Nvidia also is partnering with Ohio State to build an in-house AI marketplace for clinical imaging similar to the Nuance marketplace. It will be based on the Clara platform as a way to ensure easy access to the various AI algorithms that different players in a medical facility need.
“The question that they have is, how to you actually deploy all these different algorithms to all the potential [needs] that the radiologist can consume or the physician can consume,” Halabi said. “It was really clear to them that they had to develop an AI marketplace or apps store locally within the hospital. We’re partnering together to develop an AI marketplace within Ohio State where all of these algorithms will be hosted and then they will be integrated into physicians’ viewers.”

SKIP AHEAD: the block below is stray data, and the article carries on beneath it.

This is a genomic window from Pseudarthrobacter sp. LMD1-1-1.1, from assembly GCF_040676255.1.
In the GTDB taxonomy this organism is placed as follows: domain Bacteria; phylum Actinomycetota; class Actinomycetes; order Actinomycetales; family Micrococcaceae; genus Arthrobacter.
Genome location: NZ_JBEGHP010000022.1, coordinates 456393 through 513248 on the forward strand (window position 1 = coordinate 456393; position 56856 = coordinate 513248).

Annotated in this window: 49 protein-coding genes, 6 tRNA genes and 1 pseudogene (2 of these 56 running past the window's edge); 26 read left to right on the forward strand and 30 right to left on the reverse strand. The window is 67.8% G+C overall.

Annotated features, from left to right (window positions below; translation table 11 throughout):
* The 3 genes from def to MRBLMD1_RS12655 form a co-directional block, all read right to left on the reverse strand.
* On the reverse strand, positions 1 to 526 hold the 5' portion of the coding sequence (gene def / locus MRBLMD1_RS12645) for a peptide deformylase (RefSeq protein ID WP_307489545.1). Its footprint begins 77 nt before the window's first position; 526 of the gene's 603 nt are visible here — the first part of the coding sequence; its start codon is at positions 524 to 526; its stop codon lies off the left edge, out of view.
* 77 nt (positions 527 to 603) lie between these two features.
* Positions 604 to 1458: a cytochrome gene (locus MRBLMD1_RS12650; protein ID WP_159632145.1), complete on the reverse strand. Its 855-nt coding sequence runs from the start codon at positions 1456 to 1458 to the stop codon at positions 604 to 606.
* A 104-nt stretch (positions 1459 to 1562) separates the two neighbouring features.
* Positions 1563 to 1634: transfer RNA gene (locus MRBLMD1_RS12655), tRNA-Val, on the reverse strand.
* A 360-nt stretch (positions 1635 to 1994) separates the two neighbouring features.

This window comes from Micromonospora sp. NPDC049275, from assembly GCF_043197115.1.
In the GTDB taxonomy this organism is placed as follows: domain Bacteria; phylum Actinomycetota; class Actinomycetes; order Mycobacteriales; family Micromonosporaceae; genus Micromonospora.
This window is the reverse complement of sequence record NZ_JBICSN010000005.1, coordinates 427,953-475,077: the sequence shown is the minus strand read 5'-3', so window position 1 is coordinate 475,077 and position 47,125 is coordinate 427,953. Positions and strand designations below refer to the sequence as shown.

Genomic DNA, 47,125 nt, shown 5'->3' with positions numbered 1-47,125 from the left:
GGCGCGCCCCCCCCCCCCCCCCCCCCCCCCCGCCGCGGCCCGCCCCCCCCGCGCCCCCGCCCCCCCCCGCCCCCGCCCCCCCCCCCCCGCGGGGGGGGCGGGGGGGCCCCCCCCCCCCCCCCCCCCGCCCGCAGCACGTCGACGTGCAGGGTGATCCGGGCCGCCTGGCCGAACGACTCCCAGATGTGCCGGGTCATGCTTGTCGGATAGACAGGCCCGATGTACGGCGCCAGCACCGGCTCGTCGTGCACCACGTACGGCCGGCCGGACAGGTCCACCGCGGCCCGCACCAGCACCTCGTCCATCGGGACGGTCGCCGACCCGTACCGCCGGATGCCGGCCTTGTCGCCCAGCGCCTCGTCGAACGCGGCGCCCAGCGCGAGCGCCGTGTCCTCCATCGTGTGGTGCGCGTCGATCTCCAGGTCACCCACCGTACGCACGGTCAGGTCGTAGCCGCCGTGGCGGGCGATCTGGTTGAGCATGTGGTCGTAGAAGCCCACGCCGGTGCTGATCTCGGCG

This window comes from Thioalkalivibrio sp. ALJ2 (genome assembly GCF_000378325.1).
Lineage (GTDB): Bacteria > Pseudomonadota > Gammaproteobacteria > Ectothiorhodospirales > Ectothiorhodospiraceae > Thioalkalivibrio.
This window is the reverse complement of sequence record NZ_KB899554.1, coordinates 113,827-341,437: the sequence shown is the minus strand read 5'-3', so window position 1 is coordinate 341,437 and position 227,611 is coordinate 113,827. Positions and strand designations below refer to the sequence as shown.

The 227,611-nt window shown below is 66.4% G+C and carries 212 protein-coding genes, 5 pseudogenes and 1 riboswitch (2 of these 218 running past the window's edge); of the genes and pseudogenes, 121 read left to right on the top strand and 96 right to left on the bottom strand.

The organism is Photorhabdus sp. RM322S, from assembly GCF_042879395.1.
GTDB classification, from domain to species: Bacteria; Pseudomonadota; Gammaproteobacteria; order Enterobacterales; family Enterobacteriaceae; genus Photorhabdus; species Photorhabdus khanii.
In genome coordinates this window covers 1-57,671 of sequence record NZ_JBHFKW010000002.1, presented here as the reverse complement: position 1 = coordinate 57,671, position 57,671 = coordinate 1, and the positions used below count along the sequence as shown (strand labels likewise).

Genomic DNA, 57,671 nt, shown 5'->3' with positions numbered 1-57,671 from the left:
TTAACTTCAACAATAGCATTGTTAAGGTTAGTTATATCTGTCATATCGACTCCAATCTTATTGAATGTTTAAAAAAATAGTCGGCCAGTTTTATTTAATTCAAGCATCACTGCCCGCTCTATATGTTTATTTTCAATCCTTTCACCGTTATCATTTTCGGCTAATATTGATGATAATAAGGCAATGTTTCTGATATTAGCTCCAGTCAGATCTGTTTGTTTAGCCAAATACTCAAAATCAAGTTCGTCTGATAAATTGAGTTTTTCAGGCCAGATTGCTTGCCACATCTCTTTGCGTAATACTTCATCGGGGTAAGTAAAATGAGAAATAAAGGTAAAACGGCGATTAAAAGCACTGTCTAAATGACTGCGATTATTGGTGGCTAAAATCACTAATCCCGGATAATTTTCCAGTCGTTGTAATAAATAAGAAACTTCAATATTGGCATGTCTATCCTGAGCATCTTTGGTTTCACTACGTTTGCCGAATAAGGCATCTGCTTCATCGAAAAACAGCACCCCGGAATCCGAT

In addition, the NIH partnership will involve creating projects to bring AI technologies to clinical trials as well as developing AI tools. NIH conducts more than 1,600 trials a year, and the first projects between the two organizations will focus on AI tools to streamline clinical trials for brain and liver cancer. Nvidia will place researchers and engineers with clinicians at NIH as part of the partnership.